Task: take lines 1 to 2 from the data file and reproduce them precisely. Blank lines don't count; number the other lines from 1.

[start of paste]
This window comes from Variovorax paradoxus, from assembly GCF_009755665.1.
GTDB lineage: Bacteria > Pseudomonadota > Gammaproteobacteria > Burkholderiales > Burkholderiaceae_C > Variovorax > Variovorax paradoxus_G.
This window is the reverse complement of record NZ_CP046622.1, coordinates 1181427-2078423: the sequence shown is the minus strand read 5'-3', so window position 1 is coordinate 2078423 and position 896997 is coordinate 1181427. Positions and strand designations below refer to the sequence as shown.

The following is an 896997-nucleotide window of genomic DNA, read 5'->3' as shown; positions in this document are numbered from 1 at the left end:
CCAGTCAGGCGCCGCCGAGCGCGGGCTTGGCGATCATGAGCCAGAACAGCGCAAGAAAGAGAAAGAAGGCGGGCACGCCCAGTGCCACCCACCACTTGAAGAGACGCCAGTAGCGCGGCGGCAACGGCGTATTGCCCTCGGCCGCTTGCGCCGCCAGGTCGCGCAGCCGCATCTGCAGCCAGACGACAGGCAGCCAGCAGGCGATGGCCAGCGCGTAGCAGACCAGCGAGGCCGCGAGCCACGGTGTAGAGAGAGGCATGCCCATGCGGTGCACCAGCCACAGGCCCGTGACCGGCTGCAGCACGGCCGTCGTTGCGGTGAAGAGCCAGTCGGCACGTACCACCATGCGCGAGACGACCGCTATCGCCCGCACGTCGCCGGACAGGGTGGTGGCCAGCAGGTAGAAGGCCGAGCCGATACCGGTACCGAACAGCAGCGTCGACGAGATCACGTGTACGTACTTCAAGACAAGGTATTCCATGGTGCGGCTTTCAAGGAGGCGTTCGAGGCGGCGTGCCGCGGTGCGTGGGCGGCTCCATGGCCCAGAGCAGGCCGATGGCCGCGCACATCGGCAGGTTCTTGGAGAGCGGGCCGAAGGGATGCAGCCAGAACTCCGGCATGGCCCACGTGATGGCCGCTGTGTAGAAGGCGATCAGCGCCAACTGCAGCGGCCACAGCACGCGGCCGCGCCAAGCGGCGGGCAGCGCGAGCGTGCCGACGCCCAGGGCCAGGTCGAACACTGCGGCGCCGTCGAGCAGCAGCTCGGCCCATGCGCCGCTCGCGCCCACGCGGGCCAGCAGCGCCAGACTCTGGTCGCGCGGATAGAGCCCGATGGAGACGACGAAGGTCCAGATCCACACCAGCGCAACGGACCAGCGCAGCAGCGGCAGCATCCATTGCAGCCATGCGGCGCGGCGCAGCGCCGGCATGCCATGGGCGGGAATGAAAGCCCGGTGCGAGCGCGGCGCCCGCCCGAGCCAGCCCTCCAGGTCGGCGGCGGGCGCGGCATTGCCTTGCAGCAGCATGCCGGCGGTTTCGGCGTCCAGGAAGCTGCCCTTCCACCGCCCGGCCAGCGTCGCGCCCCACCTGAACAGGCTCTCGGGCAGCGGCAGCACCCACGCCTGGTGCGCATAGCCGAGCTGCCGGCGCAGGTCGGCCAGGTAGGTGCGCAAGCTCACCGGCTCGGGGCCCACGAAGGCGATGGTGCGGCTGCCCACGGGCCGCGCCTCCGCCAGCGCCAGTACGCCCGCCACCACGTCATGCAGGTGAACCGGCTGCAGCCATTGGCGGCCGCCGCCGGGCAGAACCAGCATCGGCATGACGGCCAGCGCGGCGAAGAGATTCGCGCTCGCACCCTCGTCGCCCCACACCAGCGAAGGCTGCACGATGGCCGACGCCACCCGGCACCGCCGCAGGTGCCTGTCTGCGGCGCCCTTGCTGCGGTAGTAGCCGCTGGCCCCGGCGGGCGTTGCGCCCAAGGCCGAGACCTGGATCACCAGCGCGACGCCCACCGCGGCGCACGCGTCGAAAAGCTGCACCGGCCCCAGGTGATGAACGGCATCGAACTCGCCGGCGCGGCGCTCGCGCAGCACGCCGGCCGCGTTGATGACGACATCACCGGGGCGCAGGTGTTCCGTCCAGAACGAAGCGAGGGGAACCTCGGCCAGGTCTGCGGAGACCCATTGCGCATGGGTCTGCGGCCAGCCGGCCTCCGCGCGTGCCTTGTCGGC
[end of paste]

This window comes from Variovorax paradoxus, from assembly GCF_009755665.1.
GTDB lineage: Bacteria > Pseudomonadota > Gammaproteobacteria > Burkholderiales > Burkholderiaceae_C > Variovorax > Variovorax paradoxus_G.